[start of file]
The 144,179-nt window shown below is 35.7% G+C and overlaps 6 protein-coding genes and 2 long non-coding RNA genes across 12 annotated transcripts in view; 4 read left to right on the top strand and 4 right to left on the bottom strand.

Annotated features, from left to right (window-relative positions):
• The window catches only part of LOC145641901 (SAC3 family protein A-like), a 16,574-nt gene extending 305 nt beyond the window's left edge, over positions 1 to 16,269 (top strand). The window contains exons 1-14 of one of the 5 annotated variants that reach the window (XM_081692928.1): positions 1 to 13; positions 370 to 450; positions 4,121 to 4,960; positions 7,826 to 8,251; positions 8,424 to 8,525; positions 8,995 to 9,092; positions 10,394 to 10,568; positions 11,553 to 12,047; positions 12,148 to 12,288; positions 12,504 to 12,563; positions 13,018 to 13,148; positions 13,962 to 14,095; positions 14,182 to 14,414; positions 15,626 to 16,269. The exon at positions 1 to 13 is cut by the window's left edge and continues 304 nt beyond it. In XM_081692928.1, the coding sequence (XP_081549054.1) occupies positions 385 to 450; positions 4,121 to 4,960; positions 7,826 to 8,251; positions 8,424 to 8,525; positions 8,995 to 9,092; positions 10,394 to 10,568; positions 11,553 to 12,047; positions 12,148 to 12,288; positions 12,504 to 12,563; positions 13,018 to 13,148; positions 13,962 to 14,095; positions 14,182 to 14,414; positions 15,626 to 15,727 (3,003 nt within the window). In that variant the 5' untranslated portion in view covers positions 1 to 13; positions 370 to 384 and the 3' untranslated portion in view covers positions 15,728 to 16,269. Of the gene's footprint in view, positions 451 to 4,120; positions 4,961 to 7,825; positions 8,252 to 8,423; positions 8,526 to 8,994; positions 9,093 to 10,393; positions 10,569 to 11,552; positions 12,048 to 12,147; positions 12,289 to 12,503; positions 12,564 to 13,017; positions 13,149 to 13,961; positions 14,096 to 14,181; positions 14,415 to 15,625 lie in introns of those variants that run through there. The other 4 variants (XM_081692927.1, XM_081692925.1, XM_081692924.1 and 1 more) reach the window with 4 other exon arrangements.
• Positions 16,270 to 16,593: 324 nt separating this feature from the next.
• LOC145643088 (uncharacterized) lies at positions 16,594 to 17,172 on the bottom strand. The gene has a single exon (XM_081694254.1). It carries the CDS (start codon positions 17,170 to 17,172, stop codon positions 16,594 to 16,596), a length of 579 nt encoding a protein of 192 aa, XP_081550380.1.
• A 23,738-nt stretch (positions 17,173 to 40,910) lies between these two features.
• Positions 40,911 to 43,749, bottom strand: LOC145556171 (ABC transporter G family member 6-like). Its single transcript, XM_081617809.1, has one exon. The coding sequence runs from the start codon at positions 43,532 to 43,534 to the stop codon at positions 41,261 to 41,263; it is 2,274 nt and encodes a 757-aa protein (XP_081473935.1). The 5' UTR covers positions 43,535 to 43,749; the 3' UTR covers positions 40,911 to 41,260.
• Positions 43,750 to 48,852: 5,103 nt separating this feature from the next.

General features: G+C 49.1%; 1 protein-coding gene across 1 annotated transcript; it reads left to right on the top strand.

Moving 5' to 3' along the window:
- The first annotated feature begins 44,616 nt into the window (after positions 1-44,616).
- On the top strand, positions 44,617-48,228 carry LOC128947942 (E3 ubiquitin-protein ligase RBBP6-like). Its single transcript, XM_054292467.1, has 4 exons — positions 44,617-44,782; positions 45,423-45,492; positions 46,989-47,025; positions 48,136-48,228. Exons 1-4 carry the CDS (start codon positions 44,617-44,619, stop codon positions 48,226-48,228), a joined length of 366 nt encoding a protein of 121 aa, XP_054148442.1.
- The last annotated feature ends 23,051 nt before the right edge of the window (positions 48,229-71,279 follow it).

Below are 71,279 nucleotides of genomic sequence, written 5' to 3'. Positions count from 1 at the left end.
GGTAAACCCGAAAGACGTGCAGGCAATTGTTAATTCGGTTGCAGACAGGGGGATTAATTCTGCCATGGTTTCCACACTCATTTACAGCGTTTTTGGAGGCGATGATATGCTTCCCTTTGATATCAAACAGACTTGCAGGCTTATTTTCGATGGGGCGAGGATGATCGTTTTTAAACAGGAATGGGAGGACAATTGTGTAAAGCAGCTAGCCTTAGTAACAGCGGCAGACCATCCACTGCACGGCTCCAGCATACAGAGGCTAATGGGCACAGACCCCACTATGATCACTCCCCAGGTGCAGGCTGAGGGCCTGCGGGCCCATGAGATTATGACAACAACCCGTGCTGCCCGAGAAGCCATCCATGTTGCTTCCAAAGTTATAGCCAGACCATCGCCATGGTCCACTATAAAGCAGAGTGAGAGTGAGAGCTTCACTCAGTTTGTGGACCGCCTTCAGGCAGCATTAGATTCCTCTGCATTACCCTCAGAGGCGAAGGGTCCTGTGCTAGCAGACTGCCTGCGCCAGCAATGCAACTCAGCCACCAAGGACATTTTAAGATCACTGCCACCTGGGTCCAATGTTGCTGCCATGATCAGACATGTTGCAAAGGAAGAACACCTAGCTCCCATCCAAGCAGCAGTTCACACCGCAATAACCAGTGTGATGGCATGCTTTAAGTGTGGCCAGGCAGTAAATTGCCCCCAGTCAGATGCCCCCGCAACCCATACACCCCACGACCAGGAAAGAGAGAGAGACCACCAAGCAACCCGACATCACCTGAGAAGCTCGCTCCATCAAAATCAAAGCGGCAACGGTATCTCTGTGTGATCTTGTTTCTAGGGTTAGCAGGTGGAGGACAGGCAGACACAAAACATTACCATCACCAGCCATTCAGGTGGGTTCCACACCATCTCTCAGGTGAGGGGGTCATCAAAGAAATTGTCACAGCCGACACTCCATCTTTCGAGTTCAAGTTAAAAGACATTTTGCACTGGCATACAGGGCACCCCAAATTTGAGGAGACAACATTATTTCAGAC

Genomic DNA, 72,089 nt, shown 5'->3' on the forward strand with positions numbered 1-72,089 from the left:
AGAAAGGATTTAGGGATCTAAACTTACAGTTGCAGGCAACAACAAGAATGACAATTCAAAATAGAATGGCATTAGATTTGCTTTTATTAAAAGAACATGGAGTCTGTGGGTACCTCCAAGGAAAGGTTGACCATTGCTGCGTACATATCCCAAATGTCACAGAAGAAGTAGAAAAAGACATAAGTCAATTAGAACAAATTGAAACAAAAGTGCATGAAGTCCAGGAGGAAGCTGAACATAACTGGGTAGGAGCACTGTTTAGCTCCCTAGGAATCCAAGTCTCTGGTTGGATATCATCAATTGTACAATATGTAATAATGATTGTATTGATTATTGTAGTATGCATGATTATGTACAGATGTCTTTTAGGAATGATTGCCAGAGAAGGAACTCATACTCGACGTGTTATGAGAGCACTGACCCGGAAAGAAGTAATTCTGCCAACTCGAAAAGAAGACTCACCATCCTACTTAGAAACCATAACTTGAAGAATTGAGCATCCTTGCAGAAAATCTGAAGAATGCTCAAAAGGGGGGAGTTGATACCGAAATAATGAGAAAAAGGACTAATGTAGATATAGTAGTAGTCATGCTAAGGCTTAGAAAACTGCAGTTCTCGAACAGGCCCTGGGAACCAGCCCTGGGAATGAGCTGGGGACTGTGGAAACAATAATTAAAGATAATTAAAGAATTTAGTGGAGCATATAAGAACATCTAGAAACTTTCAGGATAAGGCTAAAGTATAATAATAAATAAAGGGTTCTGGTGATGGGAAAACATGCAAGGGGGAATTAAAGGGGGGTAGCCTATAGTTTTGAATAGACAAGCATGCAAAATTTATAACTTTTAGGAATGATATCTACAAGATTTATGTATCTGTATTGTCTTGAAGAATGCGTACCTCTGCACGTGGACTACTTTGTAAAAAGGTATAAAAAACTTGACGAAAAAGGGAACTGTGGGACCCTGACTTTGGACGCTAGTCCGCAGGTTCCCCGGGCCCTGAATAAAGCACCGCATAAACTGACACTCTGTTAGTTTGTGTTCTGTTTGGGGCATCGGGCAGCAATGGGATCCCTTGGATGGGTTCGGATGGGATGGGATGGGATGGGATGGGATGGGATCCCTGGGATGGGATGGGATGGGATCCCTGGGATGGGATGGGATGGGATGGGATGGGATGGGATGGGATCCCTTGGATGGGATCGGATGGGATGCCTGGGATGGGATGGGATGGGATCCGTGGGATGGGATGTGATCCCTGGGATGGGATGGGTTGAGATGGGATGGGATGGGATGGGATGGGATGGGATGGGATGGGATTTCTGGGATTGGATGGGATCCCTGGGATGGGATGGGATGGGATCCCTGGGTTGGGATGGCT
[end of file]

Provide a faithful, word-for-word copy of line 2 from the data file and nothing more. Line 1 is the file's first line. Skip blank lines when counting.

Annotated features, from left to right (window-relative positions):